The situation remained in stalemate until one angry anti-diker, Henry Tolman, contrived to force the issue by blowing up the dike. Word of his plan got out, and a Boston detective firm was hired to keep an eye on him. Marshfield selectmen warned that “No man can catch him but a woman can,” so a female investigator was assigned to the case. After becoming acquainted, Tolman invited her to accompany him to the dike in the middle of the night. He brought along a wheelbarrow of dynamite, fuses and “other equipment necessary to achieve the destruction in view.”
Tolman was arrested. Unfortunately, the police acted too soon. Tolman was stopped while still on the road above the tide gate, not down in the sluiceway where the detonation was to occur. In court he claimed that he was only transporting the dynamite Brant Rock, and he was doing so in the middle of the night so he wouldn’t endanger anyone. He was allowed to go free, but “under bond for the rest of his life.”
The dike feud continued for decades. In 1898, the Massachusetts legislature passed a bill that called for the removal of the dike. But a few days later, Governor Wolcott vetoed the bill, because it included a clause guaranteeing the farmers be paid damages for what would once again be salt-ruined land. So the dike remained.
Really, no one won the Dike Feud. Unfortunately, Hatfield/McCoy-type spats continued in town meetings and other venues for many years. Although the farmers got to keep their dike, the promise of arable lands upstream never did come true, as their crops did not grow the way they had hoped. Meanwhile, the fishermen continued to deal with shoaling in the harbor – a problem that continues to this day. But Green Harbor’s cod and lobster fishing industry has prospered for many years nonetheless.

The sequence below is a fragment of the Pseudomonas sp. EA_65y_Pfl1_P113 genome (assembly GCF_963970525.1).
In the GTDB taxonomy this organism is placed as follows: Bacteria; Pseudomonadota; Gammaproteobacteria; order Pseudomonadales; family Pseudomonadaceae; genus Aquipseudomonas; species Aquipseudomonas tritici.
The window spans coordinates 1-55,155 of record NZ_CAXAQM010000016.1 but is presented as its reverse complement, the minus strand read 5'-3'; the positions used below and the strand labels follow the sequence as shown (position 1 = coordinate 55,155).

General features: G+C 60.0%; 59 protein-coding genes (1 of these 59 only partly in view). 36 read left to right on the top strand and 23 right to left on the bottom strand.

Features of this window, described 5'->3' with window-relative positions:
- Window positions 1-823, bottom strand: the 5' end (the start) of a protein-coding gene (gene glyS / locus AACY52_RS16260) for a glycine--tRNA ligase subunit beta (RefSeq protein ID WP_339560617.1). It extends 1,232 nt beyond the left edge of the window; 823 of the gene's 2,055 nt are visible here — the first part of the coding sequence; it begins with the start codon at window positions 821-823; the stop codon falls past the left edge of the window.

It is important to know that shoaling has always been an issue on the Green Harbor River, even before the dike was built. According to Jim O’Connell, a Coastal Processes Specialist at the Woods Hole Oceanographic Institution, “the channel would be shoaled with or without the dike.” O’Connell continues, “The harbor tidal prism (volume of water between high and low tide) is too small to flush the channel to a point to keep the channel open; wave and wind dynamics move sand into the channel and current velocities are too low to move the sand back out.”
Does the dike contribute to the need for periodic dredging in Green Harbor? It is certainly a factor, but so many other issues must be considered as well. Professor of Geography Reed Stewart cites a few: sea level rise, the building of seawalls, and the changes in the amount of sand washed south along the beach since the realignment of the North River mouth in 1898.
“Even after extensive study, the Corps of Engineers cannot figure out how to keep the entrance channel from shoaling,” says O’Connell. “Natural coastal processes are at work here that we humans cannot overcome!”
And that’s really what it comes down to. No matter what we do to change the course of a river – dig canals, reroute channels, build jetties, perhaps even blow up tide gates – Mother Nature will always have the upper hand.
Hagar, Joseph C. Marshfield, 70’40” W, 42’5” N: The Autobiography of a Pilgrim Town. Marshfield Tercentenary Committee (Marshfield, MA, 1940).
By Kezia Bacon-Bernstein, correspondent
Kezia Bacon-Bernstein’s articles appear courtesy of the North and South Rivers Watershed Association, a local non-profit organization devoted to the preservation, restoration, maintenance and conservation of the North and South Rivers and their watershed. For membership information and a copy of their latest newsletter, contact NSRWA at (781) 659-8168 or visit www.nsrwa.org.